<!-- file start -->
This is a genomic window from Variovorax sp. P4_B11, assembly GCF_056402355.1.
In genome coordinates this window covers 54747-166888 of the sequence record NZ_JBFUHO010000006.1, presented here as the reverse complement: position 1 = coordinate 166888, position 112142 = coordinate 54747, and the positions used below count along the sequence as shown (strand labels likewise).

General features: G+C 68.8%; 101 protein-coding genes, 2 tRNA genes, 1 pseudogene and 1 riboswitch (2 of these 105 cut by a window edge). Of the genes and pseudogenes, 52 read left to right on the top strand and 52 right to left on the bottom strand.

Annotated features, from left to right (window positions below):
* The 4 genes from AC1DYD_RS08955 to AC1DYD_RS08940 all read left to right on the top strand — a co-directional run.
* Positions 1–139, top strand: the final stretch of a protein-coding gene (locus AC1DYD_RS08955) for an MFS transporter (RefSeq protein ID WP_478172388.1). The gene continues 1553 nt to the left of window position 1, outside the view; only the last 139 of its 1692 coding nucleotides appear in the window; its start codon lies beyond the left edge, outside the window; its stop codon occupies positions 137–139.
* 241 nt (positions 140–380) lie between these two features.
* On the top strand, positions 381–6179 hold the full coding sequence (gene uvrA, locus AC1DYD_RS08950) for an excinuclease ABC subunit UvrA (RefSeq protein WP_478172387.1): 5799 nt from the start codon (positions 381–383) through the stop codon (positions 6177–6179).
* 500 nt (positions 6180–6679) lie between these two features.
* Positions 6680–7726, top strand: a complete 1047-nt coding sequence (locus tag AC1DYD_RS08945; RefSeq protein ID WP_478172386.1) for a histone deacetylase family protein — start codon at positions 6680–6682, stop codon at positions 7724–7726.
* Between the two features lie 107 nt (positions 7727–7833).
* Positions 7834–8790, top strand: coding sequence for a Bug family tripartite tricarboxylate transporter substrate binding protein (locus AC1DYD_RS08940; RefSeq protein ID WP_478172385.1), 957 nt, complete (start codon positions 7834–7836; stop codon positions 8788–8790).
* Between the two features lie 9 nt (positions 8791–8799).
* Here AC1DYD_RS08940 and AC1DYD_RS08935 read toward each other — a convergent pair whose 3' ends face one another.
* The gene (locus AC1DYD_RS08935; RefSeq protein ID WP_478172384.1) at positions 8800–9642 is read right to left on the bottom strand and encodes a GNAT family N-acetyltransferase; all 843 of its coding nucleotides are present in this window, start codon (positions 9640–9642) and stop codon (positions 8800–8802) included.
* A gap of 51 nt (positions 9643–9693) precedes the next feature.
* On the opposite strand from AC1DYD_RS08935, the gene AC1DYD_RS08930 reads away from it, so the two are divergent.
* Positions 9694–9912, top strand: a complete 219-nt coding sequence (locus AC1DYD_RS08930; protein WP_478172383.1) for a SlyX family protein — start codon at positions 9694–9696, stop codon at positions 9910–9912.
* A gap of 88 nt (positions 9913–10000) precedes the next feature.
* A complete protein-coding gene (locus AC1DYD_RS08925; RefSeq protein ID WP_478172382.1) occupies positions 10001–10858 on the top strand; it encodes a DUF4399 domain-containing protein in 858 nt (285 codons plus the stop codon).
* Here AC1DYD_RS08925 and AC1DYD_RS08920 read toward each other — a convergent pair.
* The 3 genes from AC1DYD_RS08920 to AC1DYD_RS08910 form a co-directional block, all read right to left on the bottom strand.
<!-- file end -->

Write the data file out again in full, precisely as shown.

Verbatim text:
This is a genomic window from Variovorax sp. P4_B11, assembly GCF_056402355.1.
In genome coordinates this window covers 54747-166888 of the sequence record NZ_JBFUHO010000006.1, presented here as the reverse complement: position 1 = coordinate 166888, position 112142 = coordinate 54747, and the positions used below count along the sequence as shown (strand labels likewise).

General features: G+C 68.8%; 101 protein-coding genes, 2 tRNA genes, 1 pseudogene and 1 riboswitch (2 of these 105 cut by a window edge). Of the genes and pseudogenes, 52 read left to right on the top strand and 52 right to left on the bottom strand.

Annotated features, from left to right (window positions below):
* The 4 genes from AC1DYD_RS08955 to AC1DYD_RS08940 all read left to right on the top strand — a co-directional run.
* Positions 1–139, top strand: the final stretch of a protein-coding gene (locus AC1DYD_RS08955) for an MFS transporter (RefSeq protein ID WP_478172388.1). The gene continues 1553 nt to the left of window position 1, outside the view; only the last 139 of its 1692 coding nucleotides appear in the window; its start codon lies beyond the left edge, outside the window; its stop codon occupies positions 137–139.
* 241 nt (positions 140–380) lie between these two features.
* On the top strand, positions 381–6179 hold the full coding sequence (gene uvrA, locus AC1DYD_RS08950) for an excinuclease ABC subunit UvrA (RefSeq protein WP_478172387.1): 5799 nt from the start codon (positions 381–383) through the stop codon (positions 6177–6179).
* 500 nt (positions 6180–6679) lie between these two features.
* Positions 6680–7726, top strand: a complete 1047-nt coding sequence (locus tag AC1DYD_RS08945; RefSeq protein ID WP_478172386.1) for a histone deacetylase family protein — start codon at positions 6680–6682, stop codon at positions 7724–7726.
* Between the two features lie 107 nt (positions 7727–7833).
* Positions 7834–8790, top strand: coding sequence for a Bug family tripartite tricarboxylate transporter substrate binding protein (locus AC1DYD_RS08940; RefSeq protein ID WP_478172385.1), 957 nt, complete (start codon positions 7834–7836; stop codon positions 8788–8790).
* Between the two features lie 9 nt (positions 8791–8799).
* Here AC1DYD_RS08940 and AC1DYD_RS08935 read toward each other — a convergent pair whose 3' ends face one another.
* The gene (locus AC1DYD_RS08935; RefSeq protein ID WP_478172384.1) at positions 8800–9642 is read right to left on the bottom strand and encodes a GNAT family N-acetyltransferase; all 843 of its coding nucleotides are present in this window, start codon (positions 9640–9642) and stop codon (positions 8800–8802) included.
* A gap of 51 nt (positions 9643–9693) precedes the next feature.
* On the opposite strand from AC1DYD_RS08935, the gene AC1DYD_RS08930 reads away from it, so the two are divergent.
* Positions 9694–9912, top strand: a complete 219-nt coding sequence (locus AC1DYD_RS08930; protein WP_478172383.1) for a SlyX family protein — start codon at positions 9694–9696, stop codon at positions 9910–9912.
* A gap of 88 nt (positions 9913–10000) precedes the next feature.
* A complete protein-coding gene (locus AC1DYD_RS08925; RefSeq protein ID WP_478172382.1) occupies positions 10001–10858 on the top strand; it encodes a DUF4399 domain-containing protein in 858 nt (285 codons plus the stop codon).
* Here AC1DYD_RS08925 and AC1DYD_RS08920 read toward each other — a convergent pair.
* The 3 genes from AC1DYD_RS08920 to AC1DYD_RS08910 form a co-directional block, all read right to left on the bottom strand.